QEW looks pretty clear at 6:00 am - snow has stopped falling. Drive carefully.

News 100 blueBy Staff

March 14th, 2017



How bad is the morning commute going to be?

An early look at the QEW shows roads that are pretty clear and the snow looks as if it has stopped falling.

Snow 2 QEW btwn Walk and Apple

QEW between Walkers Line and Appleby Line just before 6 am this morning.

Snow 2 QEW near Guelph

QEW at Guelph Line just before 6:00 am this morning.

Snow 2 QEW near 403

QEW at the 403 intersection just before 6:00 am this morning,

City streets have had their first brush with the snow plows and the buildup of snow on those cars that are parked outside is not all that bad.

Drive carefully and everyone should get to where they want to go safely.

The City of Burlington is open for business during today’s storm.

At this time, all early bird swims have been cancelled

All city facilities running March Break programs will open at 7:30 a.m. for drop-off and other facilities will open at the regular scheduled time. 

Burlington Transit buses are running and crews are beginning to clear bus stops.

The plowing of primary roads is completed and work continues to clear secondary roads. Sidewalk clearing will begin at 7 a.m. It is anticipated that the plowing of locals roads will begin later today.

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Road conditions - traffic is moving on the QEW - salters are out on city streets

News 100 blueBy Staff

March 13th, 2017



What does it look like out there?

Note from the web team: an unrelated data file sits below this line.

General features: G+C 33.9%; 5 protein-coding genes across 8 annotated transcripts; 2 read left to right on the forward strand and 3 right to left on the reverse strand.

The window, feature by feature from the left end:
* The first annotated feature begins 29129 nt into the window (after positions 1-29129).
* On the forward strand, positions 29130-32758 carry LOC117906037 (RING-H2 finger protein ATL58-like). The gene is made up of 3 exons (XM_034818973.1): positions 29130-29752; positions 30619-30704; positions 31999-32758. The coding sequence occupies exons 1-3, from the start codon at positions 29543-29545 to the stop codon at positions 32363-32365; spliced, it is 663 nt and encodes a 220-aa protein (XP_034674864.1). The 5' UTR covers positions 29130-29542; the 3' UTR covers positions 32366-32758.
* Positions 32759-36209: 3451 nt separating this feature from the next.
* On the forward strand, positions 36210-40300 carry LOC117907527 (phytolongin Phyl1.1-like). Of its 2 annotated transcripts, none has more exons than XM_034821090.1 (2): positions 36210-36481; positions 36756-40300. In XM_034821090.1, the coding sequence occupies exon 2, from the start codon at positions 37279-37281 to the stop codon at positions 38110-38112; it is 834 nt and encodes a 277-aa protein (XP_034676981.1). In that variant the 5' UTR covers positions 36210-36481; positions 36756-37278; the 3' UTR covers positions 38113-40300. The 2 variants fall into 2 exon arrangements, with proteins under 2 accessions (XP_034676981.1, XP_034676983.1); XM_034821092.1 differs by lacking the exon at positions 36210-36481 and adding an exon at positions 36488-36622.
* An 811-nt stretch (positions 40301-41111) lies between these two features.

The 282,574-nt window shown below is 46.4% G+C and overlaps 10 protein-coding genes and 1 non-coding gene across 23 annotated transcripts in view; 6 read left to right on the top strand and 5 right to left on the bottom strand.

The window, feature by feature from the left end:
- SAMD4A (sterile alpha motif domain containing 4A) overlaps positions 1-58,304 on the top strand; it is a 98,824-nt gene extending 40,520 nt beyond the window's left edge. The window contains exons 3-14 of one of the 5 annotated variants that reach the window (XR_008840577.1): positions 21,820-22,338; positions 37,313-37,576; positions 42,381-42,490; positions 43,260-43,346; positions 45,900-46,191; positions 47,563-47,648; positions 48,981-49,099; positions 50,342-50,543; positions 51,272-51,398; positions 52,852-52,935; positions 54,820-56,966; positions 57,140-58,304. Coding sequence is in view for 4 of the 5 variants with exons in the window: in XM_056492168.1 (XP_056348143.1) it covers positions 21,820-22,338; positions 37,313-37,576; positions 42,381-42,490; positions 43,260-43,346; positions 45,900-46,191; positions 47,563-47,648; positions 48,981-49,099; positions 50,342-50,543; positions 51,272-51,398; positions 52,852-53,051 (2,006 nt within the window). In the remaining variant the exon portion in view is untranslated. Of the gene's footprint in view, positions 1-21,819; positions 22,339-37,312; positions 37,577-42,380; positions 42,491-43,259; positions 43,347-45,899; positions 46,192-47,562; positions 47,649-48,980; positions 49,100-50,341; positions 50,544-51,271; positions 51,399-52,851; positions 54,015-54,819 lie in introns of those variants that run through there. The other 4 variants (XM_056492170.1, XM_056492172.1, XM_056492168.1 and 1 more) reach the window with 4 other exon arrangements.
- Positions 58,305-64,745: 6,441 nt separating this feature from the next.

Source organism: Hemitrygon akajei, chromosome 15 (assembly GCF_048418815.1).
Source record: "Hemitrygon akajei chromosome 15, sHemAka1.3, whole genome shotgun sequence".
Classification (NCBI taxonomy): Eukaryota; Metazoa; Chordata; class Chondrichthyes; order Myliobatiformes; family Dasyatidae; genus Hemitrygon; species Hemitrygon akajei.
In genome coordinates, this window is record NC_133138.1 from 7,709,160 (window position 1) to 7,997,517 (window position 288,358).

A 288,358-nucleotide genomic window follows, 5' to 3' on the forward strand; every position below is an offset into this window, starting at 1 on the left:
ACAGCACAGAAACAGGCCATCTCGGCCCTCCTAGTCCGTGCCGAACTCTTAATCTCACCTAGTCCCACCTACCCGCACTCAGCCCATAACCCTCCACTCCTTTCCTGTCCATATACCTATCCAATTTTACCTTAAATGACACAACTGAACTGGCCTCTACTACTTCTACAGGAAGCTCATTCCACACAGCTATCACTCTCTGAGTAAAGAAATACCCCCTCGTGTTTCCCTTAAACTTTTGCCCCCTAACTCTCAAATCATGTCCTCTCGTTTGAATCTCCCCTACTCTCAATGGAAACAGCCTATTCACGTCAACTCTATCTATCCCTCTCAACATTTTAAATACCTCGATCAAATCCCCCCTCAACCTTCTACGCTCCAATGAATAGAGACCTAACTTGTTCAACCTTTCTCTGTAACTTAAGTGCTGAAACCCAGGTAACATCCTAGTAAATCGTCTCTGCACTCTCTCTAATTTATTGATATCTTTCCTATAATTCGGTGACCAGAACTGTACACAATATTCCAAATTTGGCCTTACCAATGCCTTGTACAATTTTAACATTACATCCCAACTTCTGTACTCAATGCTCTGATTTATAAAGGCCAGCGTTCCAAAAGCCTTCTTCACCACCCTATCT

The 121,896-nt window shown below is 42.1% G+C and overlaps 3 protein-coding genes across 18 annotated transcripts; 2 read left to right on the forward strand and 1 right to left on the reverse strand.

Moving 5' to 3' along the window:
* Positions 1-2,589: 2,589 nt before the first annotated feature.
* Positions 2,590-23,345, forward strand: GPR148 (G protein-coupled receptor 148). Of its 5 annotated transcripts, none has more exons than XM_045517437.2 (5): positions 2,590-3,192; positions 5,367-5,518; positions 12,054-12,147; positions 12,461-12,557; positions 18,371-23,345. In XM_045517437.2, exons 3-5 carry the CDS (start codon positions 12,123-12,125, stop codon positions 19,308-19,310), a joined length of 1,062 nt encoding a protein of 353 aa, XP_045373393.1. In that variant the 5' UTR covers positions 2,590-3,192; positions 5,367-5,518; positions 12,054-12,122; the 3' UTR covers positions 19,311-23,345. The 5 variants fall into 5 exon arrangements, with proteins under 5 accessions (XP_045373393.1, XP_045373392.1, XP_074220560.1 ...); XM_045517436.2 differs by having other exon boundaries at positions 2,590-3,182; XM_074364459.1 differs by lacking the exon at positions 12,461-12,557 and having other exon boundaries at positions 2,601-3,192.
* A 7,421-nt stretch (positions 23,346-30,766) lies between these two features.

At 9:20 pm on March 13th traffic on the QEW is moving

Snow - Burloak and Bronte

QEW between Burloak and Bronte.

SNOW - QEW at Guelph

QEW at Guelph line

Salters are currently out across the city.
Snow plows are ready to go once accumulations reach 5 cm on primary roads.

This snowfall might be the last of the season. Snow clearing to date has been very good on the snow clearing budget – unless we really get wacked there should be a surplus in the account at the end of the fiscal year; of course there is always the first three months of 2018 weather.

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Light will not be on at Ireland Park

notices100x100By Staff

March 1, 2017


The Lights are out at Ireland Park

Due to an electrical safety issue, all lights are out in Ireland Park.

Park users are advised that lights in the park are not functioning and this outage affects all areas of the park until further notice.

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Chilly Half Marathon will close down large stretches of Lakeshore Road on Sunday

notices100x100By Staff

March 1, 2017


The Chilly Half Marathon will alter three transit routes on Sunday.

Routes 3, 10 and 20 will have detours during the marathon that will be taking place in downtown Burlington closing Lakeshore Road from Maple Avenue to Burloak Drive causing detours on Routes 3, 10 and 20 as follows:

Route 3 – between the Downtown Terminal to Guelph Line and New Street, will detour using James and New Streets

Route 10 – between Maple Avenue and the Downtown Terminal, will detour using Ontario Street, Locust Street and Caroline Street

Route 20 – between Appleby Line and Spruce Avenue to Burloak Drive and Winston, will detour using Spruce Avenue, Hampton Heath, Stratton Road, and Winston Road

Delays can be expected on these routes in the affected areas. Please plan ahead and use tripplanner.burlington.ca to access up-to-date schedule information in real-time.

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Raccoon strain of rabies on the up-rise in the Region - explain the danger to your children.

News 100 blueBy Staff

February 15th, 2017



There have been ten case of raccoon strain rabies in the Region.